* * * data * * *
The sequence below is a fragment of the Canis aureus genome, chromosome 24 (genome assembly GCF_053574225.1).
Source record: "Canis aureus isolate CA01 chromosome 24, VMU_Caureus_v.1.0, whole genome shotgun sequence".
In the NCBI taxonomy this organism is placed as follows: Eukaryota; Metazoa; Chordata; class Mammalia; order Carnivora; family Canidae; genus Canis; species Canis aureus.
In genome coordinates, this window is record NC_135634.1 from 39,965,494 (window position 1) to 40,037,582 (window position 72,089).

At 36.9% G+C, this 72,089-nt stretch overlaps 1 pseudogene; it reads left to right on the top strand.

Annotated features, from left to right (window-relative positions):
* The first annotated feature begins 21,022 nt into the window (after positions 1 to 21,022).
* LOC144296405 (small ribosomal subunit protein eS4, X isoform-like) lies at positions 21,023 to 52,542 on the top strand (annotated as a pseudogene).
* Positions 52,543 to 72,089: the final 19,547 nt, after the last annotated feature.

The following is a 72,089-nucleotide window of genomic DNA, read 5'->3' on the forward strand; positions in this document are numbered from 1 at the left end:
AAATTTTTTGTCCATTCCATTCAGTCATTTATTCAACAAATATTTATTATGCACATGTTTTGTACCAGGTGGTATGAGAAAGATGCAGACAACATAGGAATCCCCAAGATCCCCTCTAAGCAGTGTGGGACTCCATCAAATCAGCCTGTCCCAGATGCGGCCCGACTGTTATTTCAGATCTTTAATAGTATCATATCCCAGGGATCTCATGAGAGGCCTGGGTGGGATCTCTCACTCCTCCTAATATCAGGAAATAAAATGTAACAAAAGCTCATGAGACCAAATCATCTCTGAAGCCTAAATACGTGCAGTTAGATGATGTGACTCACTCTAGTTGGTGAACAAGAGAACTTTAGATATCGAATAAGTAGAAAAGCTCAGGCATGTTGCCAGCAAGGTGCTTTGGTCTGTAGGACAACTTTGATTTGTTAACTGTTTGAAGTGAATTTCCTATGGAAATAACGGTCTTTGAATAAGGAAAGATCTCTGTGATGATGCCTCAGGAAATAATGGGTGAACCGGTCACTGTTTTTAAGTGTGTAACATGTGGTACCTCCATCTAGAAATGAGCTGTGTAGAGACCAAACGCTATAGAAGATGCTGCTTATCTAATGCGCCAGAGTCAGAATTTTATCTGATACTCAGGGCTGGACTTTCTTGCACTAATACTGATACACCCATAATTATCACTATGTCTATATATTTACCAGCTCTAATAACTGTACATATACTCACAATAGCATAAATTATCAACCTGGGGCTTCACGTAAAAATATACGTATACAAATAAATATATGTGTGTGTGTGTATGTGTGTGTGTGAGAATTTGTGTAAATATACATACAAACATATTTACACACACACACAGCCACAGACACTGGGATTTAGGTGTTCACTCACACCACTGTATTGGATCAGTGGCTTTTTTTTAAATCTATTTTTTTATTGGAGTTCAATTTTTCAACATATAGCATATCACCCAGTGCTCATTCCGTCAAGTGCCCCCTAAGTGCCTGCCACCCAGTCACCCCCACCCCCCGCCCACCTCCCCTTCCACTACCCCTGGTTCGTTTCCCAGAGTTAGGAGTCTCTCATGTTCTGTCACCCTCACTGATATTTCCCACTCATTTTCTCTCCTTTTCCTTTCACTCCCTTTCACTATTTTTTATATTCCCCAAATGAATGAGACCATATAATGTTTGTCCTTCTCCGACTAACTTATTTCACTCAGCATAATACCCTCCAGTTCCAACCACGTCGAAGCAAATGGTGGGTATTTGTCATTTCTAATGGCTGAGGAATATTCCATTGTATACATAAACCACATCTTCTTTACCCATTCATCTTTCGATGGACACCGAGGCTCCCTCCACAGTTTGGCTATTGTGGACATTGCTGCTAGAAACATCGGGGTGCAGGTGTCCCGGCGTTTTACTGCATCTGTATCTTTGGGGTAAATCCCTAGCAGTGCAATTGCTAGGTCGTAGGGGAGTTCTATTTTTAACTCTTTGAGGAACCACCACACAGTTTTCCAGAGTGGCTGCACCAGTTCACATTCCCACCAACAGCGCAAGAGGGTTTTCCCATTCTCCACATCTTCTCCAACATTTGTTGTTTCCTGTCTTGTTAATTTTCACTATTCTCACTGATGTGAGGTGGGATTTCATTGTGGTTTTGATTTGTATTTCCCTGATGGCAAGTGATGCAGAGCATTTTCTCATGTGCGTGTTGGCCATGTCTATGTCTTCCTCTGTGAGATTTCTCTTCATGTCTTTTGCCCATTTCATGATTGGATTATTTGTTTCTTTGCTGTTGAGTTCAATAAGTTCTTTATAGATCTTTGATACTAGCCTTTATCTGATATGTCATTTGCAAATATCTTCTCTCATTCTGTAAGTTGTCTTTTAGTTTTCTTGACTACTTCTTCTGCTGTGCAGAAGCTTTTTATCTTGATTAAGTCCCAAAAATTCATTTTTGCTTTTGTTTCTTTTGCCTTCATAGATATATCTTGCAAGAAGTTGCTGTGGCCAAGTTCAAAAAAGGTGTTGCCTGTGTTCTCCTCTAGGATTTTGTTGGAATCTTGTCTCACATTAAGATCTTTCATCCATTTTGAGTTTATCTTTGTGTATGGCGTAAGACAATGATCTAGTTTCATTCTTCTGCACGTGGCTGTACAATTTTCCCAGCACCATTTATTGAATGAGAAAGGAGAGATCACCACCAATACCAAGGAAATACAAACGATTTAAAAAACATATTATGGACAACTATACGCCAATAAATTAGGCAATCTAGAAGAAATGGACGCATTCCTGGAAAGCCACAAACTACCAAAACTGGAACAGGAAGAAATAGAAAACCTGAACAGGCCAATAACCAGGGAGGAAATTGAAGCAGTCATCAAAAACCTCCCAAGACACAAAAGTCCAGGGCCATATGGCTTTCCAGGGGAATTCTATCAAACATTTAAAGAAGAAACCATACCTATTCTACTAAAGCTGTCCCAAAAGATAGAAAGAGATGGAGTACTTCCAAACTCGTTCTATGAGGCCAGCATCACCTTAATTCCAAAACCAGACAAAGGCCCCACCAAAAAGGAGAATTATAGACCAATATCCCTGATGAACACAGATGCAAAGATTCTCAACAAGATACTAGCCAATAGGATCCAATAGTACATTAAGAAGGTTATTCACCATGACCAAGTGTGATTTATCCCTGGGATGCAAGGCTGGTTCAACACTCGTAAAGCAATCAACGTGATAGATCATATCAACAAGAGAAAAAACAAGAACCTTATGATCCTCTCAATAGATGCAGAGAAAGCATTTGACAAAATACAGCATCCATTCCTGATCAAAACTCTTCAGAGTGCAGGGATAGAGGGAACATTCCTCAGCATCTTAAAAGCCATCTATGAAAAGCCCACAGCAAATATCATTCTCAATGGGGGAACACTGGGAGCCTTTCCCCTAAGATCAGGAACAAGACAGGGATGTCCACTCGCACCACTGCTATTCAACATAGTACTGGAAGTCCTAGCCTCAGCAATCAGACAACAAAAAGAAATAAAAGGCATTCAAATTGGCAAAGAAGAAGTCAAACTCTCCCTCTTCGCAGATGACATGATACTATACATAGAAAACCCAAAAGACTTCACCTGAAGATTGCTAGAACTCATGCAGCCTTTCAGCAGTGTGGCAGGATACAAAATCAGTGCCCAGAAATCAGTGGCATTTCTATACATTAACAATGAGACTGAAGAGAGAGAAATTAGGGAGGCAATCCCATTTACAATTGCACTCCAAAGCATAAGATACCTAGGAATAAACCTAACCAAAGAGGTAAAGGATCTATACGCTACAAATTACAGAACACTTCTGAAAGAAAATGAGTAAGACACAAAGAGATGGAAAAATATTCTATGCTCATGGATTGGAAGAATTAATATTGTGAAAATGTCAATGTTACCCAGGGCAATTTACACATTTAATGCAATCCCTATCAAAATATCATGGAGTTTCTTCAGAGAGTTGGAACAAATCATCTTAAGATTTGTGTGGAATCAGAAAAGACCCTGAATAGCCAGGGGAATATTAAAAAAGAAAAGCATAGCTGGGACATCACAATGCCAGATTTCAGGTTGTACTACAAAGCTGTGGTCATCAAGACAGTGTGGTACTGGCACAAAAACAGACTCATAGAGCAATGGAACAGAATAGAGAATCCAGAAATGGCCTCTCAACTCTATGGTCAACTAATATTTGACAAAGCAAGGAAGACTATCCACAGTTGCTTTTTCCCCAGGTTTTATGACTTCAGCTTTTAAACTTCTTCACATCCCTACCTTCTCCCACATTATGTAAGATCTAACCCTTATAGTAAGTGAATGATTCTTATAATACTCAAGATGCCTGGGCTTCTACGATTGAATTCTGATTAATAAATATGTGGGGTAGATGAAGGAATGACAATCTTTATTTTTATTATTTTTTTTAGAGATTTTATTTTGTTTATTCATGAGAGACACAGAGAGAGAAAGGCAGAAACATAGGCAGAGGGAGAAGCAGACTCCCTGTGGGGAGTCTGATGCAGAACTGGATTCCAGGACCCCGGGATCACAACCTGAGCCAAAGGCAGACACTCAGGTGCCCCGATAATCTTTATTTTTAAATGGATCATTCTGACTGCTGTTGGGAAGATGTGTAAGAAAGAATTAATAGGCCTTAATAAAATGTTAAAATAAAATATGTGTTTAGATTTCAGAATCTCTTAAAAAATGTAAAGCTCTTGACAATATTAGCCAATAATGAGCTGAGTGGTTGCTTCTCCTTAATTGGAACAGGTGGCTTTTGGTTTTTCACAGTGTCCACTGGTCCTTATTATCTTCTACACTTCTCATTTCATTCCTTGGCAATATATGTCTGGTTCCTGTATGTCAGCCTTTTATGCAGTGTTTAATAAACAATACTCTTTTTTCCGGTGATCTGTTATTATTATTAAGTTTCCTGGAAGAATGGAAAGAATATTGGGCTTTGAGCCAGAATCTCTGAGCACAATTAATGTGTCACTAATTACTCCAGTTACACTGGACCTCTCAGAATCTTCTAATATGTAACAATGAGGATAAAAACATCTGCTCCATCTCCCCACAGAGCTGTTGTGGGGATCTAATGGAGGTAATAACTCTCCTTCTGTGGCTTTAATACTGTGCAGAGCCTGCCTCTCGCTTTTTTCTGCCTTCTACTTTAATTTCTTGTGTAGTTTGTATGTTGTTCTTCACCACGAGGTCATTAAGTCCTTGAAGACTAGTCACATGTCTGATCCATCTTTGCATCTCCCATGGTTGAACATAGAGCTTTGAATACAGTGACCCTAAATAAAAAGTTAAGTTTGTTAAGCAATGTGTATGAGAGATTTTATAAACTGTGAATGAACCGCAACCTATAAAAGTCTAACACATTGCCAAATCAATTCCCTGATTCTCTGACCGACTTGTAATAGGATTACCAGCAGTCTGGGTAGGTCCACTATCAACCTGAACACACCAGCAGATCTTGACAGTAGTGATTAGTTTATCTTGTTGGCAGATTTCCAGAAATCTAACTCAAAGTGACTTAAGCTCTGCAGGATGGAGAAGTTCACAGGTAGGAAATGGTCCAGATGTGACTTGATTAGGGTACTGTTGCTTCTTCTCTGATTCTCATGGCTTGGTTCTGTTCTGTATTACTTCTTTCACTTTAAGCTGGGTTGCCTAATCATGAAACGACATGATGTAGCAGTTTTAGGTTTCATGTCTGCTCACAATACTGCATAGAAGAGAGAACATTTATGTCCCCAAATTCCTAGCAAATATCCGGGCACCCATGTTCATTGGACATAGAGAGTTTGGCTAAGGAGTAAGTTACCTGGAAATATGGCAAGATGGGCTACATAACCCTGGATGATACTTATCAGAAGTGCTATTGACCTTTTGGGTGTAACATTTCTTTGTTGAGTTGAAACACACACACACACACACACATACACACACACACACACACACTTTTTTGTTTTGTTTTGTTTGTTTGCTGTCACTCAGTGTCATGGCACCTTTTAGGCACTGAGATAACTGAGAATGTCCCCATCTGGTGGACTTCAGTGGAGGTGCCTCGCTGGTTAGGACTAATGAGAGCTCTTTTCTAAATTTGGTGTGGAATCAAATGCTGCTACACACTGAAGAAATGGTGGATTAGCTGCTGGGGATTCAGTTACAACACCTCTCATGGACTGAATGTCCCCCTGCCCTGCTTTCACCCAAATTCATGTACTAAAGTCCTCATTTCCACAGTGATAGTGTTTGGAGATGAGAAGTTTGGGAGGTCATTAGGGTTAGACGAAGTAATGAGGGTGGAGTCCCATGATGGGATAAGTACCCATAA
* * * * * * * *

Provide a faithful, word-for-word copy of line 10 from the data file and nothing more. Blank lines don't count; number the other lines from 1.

The following is a 72,089-nucleotide window of genomic DNA, read 5'->3' on the forward strand; positions in this document are numbered from 1 at the left end: